Easy Watering Principle= Water every day the first week; every second day the second week; every third day the third week; every fourth day the fourth week; every fifth day the fifth week then once every two weeks if it does not rain. A soaking rainfall should last for about two weeks worth of watering. Do not keep constantly wet.

Fertilizer: Does not need much fertilizer.

Maintenance Tips: Use some rocky hard soil along with good soil when planting. Firm the base and support the trunk with a boulder or stake the trunk since the tree tends to bend at the base in loose soil or until firmly established. Train into a low canopied multi-trunk tree-form like Mountain Laurel for the best effect.

Rating: Rates high as a landscape plant. ​

If you are interested in buying or just looking at our stock of Anacacho Orchid come on into our nursery or give sherry a call!

Anacacho Orchid Tree

Anacacho Orchid Tree

A small-but-mighty tree, anacacho orchid tree is an all-star focal point plant for foundation planting areas or for anchoring a garden bed. Count on its silver-gray bark to provide interest in winter while its fragrant, white or pink, orchidlike flowers steal the show in spring. Select a multi-stem specimen and enjoy the lovely lines of the limbs of this small tree. Don’t have space for a tree in your planting spot? Choose a shrub version of anacacho orchid.

genus name
  • Bauhinia lunarioides
  • Part Sun,
  • Sun
plant type
  • Tree
  • 8 to 20 feet
  • 6 to 10 feet
flower color
  • White,
  • Pink
foliage color
  • Blue/Green
season features
  • Spring Bloom
problem solvers
  • Deer Resistant
special features
  • Attracts Birds,
  • Fragrance
  • 8,
  • 9,
  • 10,
  • 11
  • Seed,
  • Stem Cuttings

Colors of Anacacho Orchid Tree

Pair anacacho orchid with other low-water plants for an easy-care and water-smart landscape. Some colorful perennial companions for anacacho orchid include yarrow, blanket flower, black-eyed Susan, and penstemon. Count on these perennials to begin blooming shortly after anacacho orchid blooms fade in late spring. These summer-blooming perennials unfurl new blooms through summer when their spent blooms are removed. Great succulent companions include prickly pear, agave, and yucca.

Try out this low-water garden plan to keep your yard thriving during dry spells.

Caring For Anacacho Orchid Tree

Native to lean, fast-draining soils of the southwest United States and Mexico, anacacho orchid is available as a tree, multi-stem tree, and shrub at specialty nurseries. It has a dense, bushy form in its native habitat but with selective pruning can be sculpted into an upright tree with an open, airy habit. Shrub forms of anacacho orchid are equally beautiful and bring the fragrant flowers to eye level.

Plant anacacho orchid in early spring. Choose a planting site with full sun or part shade. Remember, though, plants in full sun will flower more robustly than those growing in part shade. Drainage is important. Select a site with quick-draining soil; anacacho orchid does not grow well in heavy clay. Water the plant regularly during the first growing season to encourage strong root growth. Regular irrigation in dry environments is beneficial and will keep the plant looking its best through extended dry periods. A 2-inch-thick layer of mulch over the root zone will also help conserve soil moisture. Do not fertilize anacacho orchid. Fertilizing causes quick and weak growth and negatively impacts the structure of the tree.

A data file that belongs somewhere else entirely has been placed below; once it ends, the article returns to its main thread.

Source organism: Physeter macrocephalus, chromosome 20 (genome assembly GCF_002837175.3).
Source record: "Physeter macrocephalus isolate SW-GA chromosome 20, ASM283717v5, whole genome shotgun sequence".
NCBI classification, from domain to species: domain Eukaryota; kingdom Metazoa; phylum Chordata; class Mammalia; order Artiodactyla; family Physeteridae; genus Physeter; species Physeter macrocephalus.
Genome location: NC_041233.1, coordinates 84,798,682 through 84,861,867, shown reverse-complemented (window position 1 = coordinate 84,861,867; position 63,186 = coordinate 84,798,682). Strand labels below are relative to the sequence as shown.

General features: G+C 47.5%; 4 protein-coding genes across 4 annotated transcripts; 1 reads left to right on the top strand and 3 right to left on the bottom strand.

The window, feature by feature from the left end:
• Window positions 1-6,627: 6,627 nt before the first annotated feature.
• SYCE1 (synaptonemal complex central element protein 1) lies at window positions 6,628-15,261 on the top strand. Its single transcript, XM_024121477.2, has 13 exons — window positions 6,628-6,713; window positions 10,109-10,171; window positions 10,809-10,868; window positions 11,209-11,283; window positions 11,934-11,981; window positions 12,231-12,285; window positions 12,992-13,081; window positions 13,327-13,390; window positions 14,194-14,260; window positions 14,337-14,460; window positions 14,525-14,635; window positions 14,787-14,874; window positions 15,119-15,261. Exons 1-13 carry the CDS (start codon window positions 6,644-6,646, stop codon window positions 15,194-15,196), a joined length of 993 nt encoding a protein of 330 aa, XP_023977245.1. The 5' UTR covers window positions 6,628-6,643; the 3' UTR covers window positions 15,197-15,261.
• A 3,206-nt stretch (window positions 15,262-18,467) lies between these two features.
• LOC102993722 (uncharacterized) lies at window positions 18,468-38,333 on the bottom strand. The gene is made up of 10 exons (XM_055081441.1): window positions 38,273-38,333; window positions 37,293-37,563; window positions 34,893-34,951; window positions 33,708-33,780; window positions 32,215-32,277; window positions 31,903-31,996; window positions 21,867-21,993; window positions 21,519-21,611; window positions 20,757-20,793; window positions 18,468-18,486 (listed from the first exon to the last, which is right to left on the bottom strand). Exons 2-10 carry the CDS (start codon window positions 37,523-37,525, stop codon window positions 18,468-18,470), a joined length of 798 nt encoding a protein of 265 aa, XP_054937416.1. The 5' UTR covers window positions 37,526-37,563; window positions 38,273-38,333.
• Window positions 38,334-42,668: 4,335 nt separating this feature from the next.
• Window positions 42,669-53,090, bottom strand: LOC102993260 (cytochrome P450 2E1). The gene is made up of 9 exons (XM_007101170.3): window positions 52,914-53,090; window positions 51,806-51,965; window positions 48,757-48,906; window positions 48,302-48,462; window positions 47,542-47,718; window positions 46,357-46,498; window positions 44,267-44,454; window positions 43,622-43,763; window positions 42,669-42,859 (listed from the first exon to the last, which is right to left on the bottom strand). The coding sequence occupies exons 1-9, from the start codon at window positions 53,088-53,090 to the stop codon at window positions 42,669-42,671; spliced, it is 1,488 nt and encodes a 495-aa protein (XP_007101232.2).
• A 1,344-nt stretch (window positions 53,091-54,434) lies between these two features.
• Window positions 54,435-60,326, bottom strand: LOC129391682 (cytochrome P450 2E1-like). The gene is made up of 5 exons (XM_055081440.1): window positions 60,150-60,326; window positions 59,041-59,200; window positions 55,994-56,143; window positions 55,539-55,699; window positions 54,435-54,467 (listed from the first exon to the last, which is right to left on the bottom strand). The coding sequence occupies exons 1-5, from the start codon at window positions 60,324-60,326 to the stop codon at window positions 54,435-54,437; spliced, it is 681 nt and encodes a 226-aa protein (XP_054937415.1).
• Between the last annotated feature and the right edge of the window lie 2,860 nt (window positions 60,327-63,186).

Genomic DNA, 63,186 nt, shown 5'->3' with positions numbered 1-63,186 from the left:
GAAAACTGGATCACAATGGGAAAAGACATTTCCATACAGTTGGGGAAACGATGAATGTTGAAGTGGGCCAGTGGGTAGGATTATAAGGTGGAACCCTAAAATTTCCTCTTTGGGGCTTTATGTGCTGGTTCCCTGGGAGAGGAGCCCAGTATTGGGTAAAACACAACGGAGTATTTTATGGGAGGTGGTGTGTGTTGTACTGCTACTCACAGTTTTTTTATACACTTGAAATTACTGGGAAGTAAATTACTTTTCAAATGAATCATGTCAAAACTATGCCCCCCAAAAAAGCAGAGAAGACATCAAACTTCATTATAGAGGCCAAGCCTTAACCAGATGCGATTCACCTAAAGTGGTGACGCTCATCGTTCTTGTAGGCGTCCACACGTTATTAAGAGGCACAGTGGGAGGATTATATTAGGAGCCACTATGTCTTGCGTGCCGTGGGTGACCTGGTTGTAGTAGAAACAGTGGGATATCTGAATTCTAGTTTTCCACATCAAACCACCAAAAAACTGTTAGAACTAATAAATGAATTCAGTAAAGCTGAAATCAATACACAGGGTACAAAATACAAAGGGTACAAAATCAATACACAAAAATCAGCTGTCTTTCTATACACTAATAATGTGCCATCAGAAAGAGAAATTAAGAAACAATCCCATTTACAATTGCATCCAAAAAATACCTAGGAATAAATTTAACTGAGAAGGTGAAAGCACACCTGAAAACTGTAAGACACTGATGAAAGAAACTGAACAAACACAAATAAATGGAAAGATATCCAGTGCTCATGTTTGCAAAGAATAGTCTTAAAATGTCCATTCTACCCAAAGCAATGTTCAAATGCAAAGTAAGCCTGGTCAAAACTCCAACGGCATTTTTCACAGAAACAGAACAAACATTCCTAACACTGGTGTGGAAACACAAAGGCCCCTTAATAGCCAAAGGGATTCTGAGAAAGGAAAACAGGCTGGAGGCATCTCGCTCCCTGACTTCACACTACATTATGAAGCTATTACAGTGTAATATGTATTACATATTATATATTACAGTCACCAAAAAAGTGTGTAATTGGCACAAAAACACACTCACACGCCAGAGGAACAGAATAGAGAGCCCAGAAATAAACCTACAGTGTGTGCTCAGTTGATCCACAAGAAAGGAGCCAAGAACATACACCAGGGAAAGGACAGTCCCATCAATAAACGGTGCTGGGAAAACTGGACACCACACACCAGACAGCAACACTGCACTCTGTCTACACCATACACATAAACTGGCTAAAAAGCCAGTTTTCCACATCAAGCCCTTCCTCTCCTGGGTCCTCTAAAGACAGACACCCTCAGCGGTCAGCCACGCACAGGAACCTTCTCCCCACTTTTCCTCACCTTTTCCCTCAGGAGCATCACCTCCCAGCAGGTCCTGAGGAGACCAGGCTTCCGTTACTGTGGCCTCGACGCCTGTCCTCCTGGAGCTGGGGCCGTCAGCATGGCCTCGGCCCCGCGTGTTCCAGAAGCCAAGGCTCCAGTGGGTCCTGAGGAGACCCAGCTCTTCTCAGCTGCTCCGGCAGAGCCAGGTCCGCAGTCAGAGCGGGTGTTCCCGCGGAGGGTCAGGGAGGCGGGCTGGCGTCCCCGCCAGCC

Find more flowering shrubs to fill empty spaces in your garden with pops of color.

Significant cold periods threaten anacacho orchid. A freeze will often kill branches but will rarely kill the tree or shrub. Expect the size of the plant to be reduced, but a healthy plant will take off and grow again with gusto. In Zone 8, plant anacacho orchid on the south side of a building where it will receive some protection from cold spells and winter winds.

Mounting Orchids

Creating Orchid Mounts

Growing orchids outside on trees and inside on mounts is a beautiful and natural way of displaying these plants. If you live in the United States and are unsure if growing orchids outdoors is a good option for you where you live, you can visit the USDA’s website, enter your zip code, and look at the plant hardiness zone map. For zones that have an average minimum temperature below 40°F (4.4°C) or receive frost, growing orchids outdoors is not recommended. If you don’t live in an area where you are able to grow orchids outdoors, you can create a beautiful orchid display inside of your house by mounting orchids.

Mounting Orchids Outdoors

If you are able to, and would like to try your hand at growing orchids outdoors, the first thing you are going to need to do is choose an orchid that is going to be able to flourish in the outside environment where you live. For example, if you live in an area where the minimum temperature is very warm, you will not want to try growing orchids outside that are cool-growers.